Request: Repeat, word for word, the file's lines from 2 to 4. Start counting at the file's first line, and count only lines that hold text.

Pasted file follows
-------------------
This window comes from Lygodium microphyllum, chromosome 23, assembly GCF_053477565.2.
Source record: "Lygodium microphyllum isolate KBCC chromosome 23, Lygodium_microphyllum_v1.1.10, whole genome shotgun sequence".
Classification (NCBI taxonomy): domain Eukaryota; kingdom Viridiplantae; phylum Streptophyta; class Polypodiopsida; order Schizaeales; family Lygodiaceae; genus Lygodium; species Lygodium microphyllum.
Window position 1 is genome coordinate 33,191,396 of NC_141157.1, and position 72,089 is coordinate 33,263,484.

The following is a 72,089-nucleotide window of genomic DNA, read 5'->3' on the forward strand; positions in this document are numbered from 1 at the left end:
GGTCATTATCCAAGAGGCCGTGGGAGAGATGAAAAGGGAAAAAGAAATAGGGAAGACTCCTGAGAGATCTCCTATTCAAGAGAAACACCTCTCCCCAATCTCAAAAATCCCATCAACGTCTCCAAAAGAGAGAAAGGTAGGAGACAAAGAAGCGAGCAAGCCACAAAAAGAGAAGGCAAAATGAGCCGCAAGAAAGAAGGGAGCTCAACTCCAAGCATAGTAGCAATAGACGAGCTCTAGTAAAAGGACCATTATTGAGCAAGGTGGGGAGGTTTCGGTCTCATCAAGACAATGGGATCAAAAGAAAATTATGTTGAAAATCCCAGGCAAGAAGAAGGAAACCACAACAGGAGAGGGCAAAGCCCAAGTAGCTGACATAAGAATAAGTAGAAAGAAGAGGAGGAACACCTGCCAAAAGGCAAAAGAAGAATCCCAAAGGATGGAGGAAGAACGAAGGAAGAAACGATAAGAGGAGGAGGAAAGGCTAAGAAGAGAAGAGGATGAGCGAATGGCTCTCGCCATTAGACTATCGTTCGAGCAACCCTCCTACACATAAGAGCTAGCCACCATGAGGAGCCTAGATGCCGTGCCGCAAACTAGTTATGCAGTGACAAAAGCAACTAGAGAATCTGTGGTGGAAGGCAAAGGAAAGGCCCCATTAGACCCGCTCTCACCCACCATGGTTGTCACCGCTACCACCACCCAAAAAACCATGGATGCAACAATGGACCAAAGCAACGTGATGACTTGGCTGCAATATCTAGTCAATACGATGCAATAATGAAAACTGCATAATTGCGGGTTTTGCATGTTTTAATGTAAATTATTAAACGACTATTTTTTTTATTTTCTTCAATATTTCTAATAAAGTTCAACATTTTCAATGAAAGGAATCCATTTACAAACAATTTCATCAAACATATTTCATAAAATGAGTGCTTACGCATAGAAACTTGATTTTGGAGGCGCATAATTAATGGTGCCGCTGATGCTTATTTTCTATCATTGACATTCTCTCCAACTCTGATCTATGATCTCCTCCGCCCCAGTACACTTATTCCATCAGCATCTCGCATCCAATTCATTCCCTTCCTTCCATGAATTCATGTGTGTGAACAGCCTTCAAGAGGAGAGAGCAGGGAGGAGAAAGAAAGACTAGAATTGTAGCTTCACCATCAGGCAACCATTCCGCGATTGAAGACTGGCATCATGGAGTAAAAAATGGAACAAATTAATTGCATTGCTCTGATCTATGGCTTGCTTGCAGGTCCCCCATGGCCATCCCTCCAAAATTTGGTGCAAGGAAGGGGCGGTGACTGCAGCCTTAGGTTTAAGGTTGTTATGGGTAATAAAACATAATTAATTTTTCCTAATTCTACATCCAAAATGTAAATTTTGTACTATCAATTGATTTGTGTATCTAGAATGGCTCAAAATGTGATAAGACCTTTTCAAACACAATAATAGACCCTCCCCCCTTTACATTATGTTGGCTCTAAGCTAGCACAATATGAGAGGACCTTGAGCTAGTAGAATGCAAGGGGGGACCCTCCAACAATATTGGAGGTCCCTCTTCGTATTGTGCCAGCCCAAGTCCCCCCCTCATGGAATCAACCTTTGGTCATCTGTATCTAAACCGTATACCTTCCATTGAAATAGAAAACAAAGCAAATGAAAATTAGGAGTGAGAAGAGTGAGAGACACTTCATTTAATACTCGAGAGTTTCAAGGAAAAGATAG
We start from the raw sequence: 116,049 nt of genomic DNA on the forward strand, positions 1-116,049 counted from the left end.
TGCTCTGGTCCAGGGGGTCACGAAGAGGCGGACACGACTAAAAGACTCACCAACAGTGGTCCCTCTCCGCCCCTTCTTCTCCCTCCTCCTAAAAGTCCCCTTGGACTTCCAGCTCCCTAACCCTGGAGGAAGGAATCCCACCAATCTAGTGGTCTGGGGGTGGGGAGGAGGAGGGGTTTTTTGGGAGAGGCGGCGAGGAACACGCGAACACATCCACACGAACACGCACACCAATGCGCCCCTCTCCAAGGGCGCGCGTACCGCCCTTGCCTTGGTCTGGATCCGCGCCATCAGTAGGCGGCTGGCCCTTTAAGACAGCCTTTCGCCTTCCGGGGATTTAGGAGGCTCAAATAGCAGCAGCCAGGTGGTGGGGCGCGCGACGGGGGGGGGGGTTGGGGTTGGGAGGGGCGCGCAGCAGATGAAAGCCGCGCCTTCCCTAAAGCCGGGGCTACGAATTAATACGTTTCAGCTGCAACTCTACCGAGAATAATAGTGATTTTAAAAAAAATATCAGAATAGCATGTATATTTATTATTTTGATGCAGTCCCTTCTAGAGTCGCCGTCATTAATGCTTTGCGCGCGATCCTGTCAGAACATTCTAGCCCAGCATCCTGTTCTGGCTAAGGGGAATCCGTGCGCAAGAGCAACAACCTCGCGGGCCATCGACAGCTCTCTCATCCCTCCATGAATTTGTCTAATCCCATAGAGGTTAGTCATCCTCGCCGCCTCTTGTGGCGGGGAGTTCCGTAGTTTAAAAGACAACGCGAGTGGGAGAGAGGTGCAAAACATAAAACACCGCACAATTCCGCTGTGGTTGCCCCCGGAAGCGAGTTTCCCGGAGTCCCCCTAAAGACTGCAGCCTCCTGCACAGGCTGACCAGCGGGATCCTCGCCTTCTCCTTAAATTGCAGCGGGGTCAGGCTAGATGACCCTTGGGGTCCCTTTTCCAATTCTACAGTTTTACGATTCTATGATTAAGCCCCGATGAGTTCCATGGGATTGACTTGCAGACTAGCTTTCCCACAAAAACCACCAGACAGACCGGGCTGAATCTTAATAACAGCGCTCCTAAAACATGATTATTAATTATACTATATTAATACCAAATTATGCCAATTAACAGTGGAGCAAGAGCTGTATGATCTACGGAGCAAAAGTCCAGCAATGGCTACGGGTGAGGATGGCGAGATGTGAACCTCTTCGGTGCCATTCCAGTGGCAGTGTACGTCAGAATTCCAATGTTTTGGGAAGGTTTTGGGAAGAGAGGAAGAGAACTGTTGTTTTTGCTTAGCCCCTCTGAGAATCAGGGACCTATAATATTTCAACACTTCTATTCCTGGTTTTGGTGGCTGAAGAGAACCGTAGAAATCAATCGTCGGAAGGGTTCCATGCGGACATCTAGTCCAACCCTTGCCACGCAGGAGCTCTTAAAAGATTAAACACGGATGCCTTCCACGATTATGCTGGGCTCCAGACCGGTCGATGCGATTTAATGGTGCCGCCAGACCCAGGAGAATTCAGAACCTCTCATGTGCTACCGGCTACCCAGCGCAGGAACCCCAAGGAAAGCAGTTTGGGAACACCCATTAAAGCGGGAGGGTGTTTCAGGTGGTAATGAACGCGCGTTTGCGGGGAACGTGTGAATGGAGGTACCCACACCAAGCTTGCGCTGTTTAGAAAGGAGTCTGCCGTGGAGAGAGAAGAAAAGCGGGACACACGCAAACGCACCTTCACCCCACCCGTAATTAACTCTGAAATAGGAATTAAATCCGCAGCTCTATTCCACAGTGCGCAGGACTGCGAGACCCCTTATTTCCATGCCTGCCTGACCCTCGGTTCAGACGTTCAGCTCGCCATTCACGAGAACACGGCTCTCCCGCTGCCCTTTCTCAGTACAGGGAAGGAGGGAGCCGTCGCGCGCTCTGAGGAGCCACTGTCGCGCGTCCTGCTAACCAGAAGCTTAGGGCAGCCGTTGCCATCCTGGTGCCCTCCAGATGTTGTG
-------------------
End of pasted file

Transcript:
Source record: "Lygodium microphyllum isolate KBCC chromosome 23, Lygodium_microphyllum_v1.1.10, whole genome shotgun sequence".
Classification (NCBI taxonomy): domain Eukaryota; kingdom Viridiplantae; phylum Streptophyta; class Polypodiopsida; order Schizaeales; family Lygodiaceae; genus Lygodium; species Lygodium microphyllum.
Window position 1 is genome coordinate 33,191,396 of NC_141157.1, and position 72,089 is coordinate 33,263,484.